The Chinese and European rivalry has roots extending far back before the age of the LCS. The largest will-they-or-won’t-they candidates came from the two largest base population regions and battled Korean teams before they rose to unquestionable prominence.
Only one organization at the 2018 World Championship from each region really remembers the age of the open circuit tournament. Only Fnatic can remember the iconic IGN Pro League 5, and only Invictus Gaming attended the Season 2 World Championship. Both organizations waited years to definitively topple South Korean teams when their dominance was still testable.
That both Fnatic and Invictus Gaming emerged when the LCK looks its weakest and no South Korean team advanced beyond the quarterfinal feels too poetic. Patience and rebuilding yielded fruit, and organizational experience comes to the forefront in a battle between two rosters full of young talent. Europe and China have always been the real Rift Rivals, and it’s only fitting that they two teams with the longest memory of the rivalry will decide who inherits the international throne and crowns his region the best of 2018.
First successes in the era of LoL's infancy
Both Fnatic and Invictus Gaming have exhaustive histories in the League of Legends space. Both teams purchased existing promising rosters when they entered the LoL scene in 2011. For Fnatic, an acquisition of the myRevenge roster after the team’s victory a month earlier at IEM Season V Hanover mirrors Invictus Gaming owner Wang Sicong’s approach to purchasing the champions of the first ever Tencent Games Arena in 2011, then known as Catastrophic Cruel Memory.
For both teams, initial success petered out. Fnatic won the first ever Riot-sponsored League of Legends season Championship, and iG qualified as China’s representative at the first ever LoL World Cyber Games, giving them the distinction of being the first ever team to represent China against broader international competition.
But both teams struggled immediately after success as a result of roster changes. For both teams, it took the signing of extremely green talent to put them back into contention for best in the world.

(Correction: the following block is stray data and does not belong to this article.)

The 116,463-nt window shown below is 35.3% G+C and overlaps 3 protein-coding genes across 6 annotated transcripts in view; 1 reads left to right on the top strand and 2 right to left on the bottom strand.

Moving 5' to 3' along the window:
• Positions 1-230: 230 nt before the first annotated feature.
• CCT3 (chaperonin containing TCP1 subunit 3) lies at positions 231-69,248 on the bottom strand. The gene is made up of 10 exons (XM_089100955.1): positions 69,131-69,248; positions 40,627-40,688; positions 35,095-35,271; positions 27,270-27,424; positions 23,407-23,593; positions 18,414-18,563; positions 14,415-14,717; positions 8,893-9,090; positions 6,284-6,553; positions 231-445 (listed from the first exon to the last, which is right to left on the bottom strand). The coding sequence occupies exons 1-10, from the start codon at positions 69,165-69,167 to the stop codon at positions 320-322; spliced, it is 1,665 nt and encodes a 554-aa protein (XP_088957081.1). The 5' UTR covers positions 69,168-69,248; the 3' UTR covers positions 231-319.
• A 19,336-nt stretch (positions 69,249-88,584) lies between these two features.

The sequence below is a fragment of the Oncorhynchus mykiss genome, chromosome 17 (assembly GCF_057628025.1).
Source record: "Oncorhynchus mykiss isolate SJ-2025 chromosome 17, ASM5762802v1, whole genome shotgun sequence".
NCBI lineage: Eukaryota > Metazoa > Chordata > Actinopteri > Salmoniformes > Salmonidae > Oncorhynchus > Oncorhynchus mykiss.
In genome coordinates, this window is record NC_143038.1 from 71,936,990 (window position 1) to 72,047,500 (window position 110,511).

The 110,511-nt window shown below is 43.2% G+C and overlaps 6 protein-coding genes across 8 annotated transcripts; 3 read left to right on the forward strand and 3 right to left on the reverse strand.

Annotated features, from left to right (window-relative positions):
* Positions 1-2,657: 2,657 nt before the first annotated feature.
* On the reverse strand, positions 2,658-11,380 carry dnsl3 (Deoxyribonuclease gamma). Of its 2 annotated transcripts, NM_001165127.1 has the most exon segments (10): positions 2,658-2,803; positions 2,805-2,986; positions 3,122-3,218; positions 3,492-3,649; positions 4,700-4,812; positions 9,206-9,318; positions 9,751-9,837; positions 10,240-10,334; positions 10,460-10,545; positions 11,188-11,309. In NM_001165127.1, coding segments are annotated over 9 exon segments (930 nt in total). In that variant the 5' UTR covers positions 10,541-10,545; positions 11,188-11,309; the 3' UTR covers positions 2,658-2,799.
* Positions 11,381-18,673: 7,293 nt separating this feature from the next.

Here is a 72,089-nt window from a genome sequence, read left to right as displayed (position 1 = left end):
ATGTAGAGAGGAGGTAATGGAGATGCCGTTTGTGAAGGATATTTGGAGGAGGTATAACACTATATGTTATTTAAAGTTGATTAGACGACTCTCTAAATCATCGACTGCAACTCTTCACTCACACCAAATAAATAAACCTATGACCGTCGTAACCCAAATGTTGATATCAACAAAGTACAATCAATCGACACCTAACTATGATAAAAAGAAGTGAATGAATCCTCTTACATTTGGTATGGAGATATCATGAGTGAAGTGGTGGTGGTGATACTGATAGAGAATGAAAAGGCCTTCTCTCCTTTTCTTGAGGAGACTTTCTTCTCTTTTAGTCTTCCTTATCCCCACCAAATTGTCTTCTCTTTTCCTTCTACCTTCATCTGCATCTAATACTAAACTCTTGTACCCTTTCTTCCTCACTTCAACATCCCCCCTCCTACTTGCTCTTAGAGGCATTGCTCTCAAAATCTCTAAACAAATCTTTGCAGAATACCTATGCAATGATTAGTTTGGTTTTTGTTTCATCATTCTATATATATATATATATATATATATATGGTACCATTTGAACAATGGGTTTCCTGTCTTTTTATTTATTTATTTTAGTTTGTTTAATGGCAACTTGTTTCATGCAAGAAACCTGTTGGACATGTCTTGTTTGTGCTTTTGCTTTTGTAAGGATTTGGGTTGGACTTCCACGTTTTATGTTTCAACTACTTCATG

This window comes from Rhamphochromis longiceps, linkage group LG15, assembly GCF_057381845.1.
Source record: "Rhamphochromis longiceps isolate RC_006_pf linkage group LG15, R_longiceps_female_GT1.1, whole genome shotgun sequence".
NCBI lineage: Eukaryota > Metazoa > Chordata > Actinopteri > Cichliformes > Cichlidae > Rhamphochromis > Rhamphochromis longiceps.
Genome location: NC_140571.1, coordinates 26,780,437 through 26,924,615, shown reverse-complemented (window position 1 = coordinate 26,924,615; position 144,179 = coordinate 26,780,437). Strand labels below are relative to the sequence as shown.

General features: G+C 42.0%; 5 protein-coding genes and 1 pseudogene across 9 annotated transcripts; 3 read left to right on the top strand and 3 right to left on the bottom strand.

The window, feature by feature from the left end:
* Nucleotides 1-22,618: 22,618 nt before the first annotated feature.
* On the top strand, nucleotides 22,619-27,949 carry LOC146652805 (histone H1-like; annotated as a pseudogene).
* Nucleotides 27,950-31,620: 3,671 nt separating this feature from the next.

Luck struck first for Invictus Gaming. Liu “Zzitai” Zhi-hao and Ge “Kid” Yan both joined iG at the age of 14. Combined with the departure of iG’s more experienced leaders, Lo "Wh1t3zZ" Pun Wai and Wong “Tabe” Pak Kan, gave iG a more aggressive and surprising identity. This team didn’t hold back in its attempt to dominate through laning phase. That made it both more aggressive and more unreliable. Even after numerous roster changes, the org has sought similar players, and the identity has stuck.
The new injection of young players gave Invictus Gaming enough of an oomph to qualify for the Season 2 World Championship, where they encountered two European teams. iG beat SK Gaming in the Group Stage, but were crushed by Moscow 5 in the bracket stage in the mid-to-late game when early advantages faltered. Highlights of Moscow 5's comeback fights still make their way into montages.
Fnatic didn’t find their Season 2 stride until after the World Championship with the addition of their own new extremely young talent. Martin “Rekkles” Larsson wasn’t quite as young as Kid and Zzitai. He joined Fnatic after just barely turning 16. With Rekkles, Fnatic won Dreamhack Winter 2012, defeating the then-prominent CLG EU in the final.
With this strong showing and both Against All Authority and Eclypsia unable to attend IGN Pro League 5, Fnatic had a last minute chance to play against a Chinese team in 2012 by happenstance. Fnatic’s unexpected attendance brought them all the way to the Grand Final. During their tenure, Fnatic lost five games in total to the rising Chinese powerhouse and IPL 5 champions, Team WE, and only won two.
Both Fnatic and Invictus Gaming played pivotal games in 2012 against rivals in China and Europe and lost. Since then, both teams have retained identities that have aided them in the 2018 World Championship. Paul “sOAZ” Boyer and Enrique "xPeke" Cedeño Martínez gave Fnatic solo lane power, and Liu "PDD" Mou and Zzitai did the same for iG.
For years after 2012, however, Invictus Gaming struggled. In 2013, iG had their pivotal victory over Team WE in StarsWar League Season 2 Grand Final, ending one of the most dominant streaks in Chinese LoL history. They placed first in the regular season in 2013 Spring, but lost out in Playoffs to Positive Energy and didn’t have nearly as respectable a performance in Summer. Oh My God seemed like the favorites, but AD carry itemization gave Jian “Uzi” Zi-hao of Royal Club Haung Zu agency. Oh My God and Royal Club Huang Zu advanced to the 2013 World Championship over iG.
Unlike iG, Fnatic continued to find domestic success. Even though minimum age requirements prevented Fnatic from starting Rekkles in the LCS in 2013, the team eventually settled on a bottom lane of Johannes "puszu" Uibos and Bora “YellOwStaR” Kim. This duo should have allowed Fnatic’s solo lanes to flourish, but Royal Club Huang Zu’s Wh1t3zZ found a surprising advantage that facilitated a Chinese series victory over a European team for the first time ever at a World Championship.
One of Fnatic’s most explosive and memorable encounters against a Chinese representative occurred in 2014. Likely one of the worst players to ever represent China at a World Championship, Fang “Dada777” Hong-ri started for Oh My God in the 2014 Group Stage. In a 71 minute and 34 second game with multiple attempts at both nexuses, OMG triumphed over Fnatic with Dada777 to advance to the Quarterfinal.
The first encounter
Fnatic took the failure to heart and completely rebuilt their roster for 2015. That was the first time Fnatic would play against Invictus Gaming.